Both are unabashed fans of US president Donald Trump. Pratt famously bet $100,000 on Trump to win the US election, and joined the President’s luxury Mar-a-Lago private club at the billionaire’s enclave of West Palm Beach, in part at least to mix with Trump and his friends and supporters.


Rinehart has also become a member. She admires Trump for his strong leadership traits and discusses in detail the President’s recent State of the Union address. “Anthony introduced me to Mar-a-Lago and we have met a lot of wonderful people there,” she says.


“I have found Gina to be a nice person, warm and kind,” Pratt explains. “We are great mates. She is charismatic as well, and I admire that she thinks big in business. She is a great competitor who has grown her business and has paid more tax than just about anyone. She is also a great philanthropist.”


Pratt says his family’s Pratt Foundation, which has operated since the ’70s, gives away about $15 million to charitable causes annually. And while Rinehart cannot match that longevity, she has made rapid inroads with her Cambodian cause and other philanthropic ventures in Australia.


Later in the Siem Reap evening, Rinehart leads a group of about 30 people – including Thai hotel billionaire Bill Heinecke, Wesfarmers chief executive Rob Scott (Rinehart is an admirer and financial backer of Rowing Australia, which Scott chairs) and Hancock executives including Tad Watroba – to a function at the Prasat Kravan temple on the fringes of the ancient Angkor Wat complex. A light show bathes the temple in bright colours as guests dine under the stars on a mild Cambodian evening, taking in traditional dance performances and enjoying several courses of a Khmer-inspired menu.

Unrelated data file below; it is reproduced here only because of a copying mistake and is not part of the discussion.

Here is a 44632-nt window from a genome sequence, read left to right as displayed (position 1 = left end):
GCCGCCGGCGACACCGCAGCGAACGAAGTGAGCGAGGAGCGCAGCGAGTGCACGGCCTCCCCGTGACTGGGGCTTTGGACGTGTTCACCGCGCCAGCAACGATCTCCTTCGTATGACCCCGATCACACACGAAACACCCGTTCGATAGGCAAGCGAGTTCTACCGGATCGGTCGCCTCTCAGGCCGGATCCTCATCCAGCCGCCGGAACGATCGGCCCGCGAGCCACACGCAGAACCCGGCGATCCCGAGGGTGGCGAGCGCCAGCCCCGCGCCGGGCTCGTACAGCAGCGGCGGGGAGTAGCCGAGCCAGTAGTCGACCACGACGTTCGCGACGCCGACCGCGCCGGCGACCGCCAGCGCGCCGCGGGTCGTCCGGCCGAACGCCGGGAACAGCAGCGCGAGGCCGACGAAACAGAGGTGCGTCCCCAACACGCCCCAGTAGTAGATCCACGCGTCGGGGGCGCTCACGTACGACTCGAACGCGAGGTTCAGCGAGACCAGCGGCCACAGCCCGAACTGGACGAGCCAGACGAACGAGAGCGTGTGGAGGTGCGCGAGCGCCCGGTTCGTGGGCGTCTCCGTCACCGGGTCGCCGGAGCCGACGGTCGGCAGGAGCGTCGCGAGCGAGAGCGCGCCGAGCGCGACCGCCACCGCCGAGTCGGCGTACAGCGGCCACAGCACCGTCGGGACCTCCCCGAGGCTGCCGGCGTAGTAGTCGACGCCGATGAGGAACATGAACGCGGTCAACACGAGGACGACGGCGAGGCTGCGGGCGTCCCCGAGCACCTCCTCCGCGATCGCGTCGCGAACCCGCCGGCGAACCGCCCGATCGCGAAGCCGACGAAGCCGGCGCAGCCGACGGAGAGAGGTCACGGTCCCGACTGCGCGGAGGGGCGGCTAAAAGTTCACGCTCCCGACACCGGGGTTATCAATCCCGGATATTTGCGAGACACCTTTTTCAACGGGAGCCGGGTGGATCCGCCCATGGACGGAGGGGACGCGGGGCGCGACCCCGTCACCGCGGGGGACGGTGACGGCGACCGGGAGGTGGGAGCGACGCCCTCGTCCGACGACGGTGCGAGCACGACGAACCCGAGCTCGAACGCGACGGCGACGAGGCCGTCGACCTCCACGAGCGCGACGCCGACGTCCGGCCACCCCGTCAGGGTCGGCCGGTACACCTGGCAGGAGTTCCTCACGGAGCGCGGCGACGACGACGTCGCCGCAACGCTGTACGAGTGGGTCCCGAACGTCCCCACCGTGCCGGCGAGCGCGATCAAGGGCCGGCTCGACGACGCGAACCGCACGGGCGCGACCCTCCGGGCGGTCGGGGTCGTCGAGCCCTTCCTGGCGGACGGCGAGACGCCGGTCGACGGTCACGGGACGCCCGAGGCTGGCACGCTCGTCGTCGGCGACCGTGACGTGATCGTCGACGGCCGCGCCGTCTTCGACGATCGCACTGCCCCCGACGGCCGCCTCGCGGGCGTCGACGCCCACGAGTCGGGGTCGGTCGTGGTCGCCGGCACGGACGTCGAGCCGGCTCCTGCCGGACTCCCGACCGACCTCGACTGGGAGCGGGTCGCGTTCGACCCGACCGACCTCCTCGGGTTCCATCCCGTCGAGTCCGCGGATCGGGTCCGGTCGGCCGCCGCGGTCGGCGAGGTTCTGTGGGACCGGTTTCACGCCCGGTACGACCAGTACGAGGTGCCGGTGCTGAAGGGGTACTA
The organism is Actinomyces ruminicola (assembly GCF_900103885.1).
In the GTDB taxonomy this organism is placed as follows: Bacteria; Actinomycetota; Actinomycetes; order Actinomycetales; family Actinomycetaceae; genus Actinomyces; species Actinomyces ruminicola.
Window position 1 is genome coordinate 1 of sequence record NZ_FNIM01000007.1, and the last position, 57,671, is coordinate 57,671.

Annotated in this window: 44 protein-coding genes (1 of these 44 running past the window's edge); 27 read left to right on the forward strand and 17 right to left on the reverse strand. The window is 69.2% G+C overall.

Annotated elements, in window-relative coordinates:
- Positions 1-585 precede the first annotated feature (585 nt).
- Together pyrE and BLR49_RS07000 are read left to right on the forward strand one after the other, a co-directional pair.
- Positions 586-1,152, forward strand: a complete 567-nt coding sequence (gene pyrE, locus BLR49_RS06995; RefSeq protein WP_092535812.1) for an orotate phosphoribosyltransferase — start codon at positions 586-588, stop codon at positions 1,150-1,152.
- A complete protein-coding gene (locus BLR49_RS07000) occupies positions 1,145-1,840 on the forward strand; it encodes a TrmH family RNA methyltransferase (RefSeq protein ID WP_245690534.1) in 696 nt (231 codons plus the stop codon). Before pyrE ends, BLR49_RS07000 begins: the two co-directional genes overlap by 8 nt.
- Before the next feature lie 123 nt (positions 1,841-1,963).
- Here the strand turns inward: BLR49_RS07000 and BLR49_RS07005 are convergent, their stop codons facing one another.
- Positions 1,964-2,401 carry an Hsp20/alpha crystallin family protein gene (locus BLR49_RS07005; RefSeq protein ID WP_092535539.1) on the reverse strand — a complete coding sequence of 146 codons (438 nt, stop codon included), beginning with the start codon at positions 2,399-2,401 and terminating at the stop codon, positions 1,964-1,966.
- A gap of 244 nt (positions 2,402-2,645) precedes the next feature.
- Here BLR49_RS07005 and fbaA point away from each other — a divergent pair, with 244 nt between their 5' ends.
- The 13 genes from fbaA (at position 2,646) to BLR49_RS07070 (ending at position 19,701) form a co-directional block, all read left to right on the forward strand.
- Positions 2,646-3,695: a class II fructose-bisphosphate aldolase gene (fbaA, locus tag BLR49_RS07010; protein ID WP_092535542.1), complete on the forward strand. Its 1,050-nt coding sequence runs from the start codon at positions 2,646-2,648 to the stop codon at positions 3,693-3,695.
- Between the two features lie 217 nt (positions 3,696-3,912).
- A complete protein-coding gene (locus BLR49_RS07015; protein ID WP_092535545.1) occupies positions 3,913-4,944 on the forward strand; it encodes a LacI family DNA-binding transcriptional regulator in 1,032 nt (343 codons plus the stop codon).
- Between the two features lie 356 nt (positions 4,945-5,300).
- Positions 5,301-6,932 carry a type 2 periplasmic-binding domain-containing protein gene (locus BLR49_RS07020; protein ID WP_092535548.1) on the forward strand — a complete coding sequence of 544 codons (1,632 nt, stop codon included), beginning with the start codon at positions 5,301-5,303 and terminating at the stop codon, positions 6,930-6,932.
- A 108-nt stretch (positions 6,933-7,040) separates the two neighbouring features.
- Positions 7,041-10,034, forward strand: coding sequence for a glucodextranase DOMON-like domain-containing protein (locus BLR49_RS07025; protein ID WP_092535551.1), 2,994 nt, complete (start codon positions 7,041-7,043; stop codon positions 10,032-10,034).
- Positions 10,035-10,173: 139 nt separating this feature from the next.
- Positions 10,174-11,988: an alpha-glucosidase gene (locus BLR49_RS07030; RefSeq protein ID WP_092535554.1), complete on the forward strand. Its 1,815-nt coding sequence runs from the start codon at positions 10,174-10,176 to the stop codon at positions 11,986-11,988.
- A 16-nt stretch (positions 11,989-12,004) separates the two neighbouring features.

Pratt sits at the head table with Rinehart, listening to stories from some of the charity’s alumni explaining how they have graduated from university and gone on to find employment after receiving support from their “Aussie mum” and her charity. Many of the stories are quite harrowing, and Rinehart steps in to comfort and embrace some of the speakers mid-speech. Afterwards she tells the audience how moved she is by the young women she calls her “Cambodian daughters”.


At the end of the evening, as she walks Pratt back to the roadside to depart for the airport and his trip back to Australia, the mining billionaire explains that she thinks highly of someone like Pratt for building a successful outpost in the US.


“I admire very much that he is an Australian who has made it big and great overseas. I admire anyone in a private capacity who is able to sustain their intelligence and hard work so they can employ 13,000 people, as Anthony does. That is a lot of responsibility on Anthony’s shoulders all the time.


“He is a great friend – and I rather like his singing voice.”


The author travelled to Cambodia with Visy

Article by John Stensholt, courtesy of the Australian, 30 March 2019

National Mining & Related Industries Day Gala Dinner Highlights

by 23 January 2019

National Mining & Related Industries Day Gala Dinner Highlights

From the Parliament in Australia

by 13 December 2018

Click here

National Agriculture & Related Industries Day Gala Dinner Highlights

by 3 December 2018

National Agriculture & Related Industries Day Gala Dinner Highlights